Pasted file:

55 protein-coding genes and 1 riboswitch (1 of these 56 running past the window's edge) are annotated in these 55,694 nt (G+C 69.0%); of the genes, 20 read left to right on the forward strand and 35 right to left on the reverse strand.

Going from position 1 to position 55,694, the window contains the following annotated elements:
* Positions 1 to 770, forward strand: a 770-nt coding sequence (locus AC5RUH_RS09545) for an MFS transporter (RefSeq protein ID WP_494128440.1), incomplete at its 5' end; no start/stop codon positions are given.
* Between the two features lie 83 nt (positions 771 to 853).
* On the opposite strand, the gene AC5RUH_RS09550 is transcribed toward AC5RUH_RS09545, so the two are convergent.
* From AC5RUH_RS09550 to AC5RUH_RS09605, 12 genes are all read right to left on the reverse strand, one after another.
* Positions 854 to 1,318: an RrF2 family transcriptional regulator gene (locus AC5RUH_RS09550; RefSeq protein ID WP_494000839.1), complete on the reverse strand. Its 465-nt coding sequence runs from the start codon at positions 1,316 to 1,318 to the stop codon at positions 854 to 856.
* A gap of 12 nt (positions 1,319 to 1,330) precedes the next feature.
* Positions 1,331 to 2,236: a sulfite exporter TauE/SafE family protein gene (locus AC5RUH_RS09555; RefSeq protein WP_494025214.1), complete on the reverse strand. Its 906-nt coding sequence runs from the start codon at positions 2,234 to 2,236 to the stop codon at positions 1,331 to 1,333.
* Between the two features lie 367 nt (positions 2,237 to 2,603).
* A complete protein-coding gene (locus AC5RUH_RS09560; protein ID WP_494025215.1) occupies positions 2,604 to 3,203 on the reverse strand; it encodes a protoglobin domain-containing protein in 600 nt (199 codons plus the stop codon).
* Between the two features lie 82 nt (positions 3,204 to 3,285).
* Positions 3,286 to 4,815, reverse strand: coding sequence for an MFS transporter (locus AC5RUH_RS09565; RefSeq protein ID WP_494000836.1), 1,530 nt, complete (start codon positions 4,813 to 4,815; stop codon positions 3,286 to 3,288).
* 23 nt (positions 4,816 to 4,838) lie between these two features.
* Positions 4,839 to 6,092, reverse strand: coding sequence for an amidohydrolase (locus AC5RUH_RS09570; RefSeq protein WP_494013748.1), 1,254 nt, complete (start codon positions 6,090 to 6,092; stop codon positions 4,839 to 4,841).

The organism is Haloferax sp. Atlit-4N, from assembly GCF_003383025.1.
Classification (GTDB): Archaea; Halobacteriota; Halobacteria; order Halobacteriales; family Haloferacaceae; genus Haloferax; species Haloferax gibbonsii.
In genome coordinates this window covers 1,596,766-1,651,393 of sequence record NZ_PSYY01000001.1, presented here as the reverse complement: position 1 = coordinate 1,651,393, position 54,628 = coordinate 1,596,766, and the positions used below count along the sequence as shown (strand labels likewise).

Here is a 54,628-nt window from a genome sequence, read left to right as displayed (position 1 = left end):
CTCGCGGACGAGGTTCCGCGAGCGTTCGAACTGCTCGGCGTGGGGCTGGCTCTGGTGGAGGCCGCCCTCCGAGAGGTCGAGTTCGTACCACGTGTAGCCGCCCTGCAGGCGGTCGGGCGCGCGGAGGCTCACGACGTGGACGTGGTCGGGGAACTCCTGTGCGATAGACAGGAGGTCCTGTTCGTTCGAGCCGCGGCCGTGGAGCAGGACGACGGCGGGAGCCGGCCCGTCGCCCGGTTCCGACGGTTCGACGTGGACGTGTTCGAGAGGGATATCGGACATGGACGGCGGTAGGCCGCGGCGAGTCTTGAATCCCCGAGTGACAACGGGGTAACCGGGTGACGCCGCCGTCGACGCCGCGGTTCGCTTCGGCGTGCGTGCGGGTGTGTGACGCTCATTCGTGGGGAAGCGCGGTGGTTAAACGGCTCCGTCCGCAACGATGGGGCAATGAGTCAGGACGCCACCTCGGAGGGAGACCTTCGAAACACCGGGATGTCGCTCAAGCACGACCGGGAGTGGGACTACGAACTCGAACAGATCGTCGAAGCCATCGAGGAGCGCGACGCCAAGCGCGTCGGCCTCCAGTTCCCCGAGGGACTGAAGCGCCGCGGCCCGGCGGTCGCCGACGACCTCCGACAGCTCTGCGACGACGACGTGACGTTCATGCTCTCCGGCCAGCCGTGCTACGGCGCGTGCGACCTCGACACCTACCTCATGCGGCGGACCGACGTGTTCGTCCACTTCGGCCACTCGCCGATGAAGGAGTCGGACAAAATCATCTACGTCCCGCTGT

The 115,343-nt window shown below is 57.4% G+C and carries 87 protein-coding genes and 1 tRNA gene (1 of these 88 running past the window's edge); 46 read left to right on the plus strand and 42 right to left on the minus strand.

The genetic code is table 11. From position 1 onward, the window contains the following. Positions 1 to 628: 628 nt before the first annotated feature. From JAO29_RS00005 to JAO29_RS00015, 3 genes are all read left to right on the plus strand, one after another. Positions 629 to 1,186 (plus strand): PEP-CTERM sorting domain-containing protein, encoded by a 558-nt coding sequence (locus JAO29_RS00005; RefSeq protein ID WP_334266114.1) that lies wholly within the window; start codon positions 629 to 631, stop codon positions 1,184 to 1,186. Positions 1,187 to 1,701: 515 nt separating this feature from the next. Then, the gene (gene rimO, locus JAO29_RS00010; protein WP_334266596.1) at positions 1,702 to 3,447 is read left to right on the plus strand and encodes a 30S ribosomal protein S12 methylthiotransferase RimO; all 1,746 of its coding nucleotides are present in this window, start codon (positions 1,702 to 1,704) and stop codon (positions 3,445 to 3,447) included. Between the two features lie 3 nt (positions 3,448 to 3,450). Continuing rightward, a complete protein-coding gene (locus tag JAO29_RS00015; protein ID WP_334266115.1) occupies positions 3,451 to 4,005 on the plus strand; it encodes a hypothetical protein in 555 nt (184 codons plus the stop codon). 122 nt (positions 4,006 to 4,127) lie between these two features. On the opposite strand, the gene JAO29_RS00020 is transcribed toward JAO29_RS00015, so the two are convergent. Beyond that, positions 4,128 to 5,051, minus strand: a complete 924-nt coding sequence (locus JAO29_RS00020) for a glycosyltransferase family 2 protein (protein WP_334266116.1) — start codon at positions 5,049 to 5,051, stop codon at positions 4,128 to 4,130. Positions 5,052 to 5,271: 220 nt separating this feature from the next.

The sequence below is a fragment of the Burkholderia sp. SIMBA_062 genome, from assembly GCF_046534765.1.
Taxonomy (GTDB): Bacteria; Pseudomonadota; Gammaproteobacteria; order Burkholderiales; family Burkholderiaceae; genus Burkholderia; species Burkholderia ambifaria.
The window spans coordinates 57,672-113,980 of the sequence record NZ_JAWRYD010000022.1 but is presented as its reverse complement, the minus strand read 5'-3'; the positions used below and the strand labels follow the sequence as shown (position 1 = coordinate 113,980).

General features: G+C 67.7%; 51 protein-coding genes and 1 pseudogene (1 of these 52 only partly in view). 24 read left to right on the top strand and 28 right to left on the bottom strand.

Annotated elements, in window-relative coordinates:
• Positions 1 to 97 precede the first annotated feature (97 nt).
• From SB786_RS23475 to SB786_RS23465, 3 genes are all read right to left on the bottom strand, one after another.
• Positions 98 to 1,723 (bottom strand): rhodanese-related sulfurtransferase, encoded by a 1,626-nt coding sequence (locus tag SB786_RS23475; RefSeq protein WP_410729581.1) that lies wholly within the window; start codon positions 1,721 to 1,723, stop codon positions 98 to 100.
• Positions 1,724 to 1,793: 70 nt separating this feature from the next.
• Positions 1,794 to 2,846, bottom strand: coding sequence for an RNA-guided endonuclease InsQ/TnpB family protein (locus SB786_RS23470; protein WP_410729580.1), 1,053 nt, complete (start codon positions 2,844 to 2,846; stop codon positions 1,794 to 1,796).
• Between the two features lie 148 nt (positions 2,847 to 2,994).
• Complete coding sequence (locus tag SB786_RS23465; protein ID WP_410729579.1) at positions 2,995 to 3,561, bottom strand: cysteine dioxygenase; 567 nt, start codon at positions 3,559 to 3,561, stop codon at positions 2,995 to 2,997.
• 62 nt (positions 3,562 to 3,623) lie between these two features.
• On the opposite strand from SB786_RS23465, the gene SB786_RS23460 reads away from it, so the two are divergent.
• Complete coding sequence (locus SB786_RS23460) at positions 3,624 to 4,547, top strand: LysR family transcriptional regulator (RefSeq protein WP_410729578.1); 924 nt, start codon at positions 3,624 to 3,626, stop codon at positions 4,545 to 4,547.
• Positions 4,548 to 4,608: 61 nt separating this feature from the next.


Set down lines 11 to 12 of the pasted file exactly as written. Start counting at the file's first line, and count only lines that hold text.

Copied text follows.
* A complete protein-coding gene (locus AC5RUH_RS09560; protein ID WP_494025215.1) occupies positions 2,604 to 3,203 on the reverse strand; it encodes a protoglobin domain-containing protein in 600 nt (199 codons plus the stop codon).
* Between the two features lie 82 nt (positions 3,204 to 3,285).